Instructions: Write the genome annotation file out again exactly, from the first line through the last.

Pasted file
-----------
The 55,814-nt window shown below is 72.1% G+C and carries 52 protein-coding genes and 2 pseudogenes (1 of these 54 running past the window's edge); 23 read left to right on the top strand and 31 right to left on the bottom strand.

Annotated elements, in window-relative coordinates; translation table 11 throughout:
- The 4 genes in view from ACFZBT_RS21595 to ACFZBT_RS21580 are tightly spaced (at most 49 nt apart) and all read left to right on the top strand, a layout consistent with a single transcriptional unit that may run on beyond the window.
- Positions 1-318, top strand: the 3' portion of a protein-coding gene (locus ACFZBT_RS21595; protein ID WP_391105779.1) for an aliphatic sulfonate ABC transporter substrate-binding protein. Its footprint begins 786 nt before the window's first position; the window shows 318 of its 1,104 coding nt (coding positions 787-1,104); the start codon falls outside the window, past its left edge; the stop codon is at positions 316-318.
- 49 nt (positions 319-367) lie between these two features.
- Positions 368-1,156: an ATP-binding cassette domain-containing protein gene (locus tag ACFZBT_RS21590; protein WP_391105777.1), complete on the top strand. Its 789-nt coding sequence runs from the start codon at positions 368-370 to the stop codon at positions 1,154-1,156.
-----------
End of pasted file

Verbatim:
The 55,814-nt window shown below is 72.1% G+C and carries 52 protein-coding genes and 2 pseudogenes (1 of these 54 running past the window's edge); 23 read left to right on the top strand and 31 right to left on the bottom strand.

Annotated elements, in window-relative coordinates; translation table 11 throughout:
- The 4 genes in view from ACFZBT_RS21595 to ACFZBT_RS21580 are tightly spaced (at most 49 nt apart) and all read left to right on the top strand, a layout consistent with a single transcriptional unit that may run on beyond the window.
- Positions 1-318, top strand: the 3' portion of a protein-coding gene (locus ACFZBT_RS21595; protein ID WP_391105779.1) for an aliphatic sulfonate ABC transporter substrate-binding protein. Its footprint begins 786 nt before the window's first position; the window shows 318 of its 1,104 coding nt (coding positions 787-1,104); the start codon falls outside the window, past its left edge; the stop codon is at positions 316-318.
- 49 nt (positions 319-367) lie between these two features.
- Positions 368-1,156: an ATP-binding cassette domain-containing protein gene (locus tag ACFZBT_RS21590; protein WP_391105777.1), complete on the top strand. Its 789-nt coding sequence runs from the start codon at positions 368-370 to the stop codon at positions 1,154-1,156.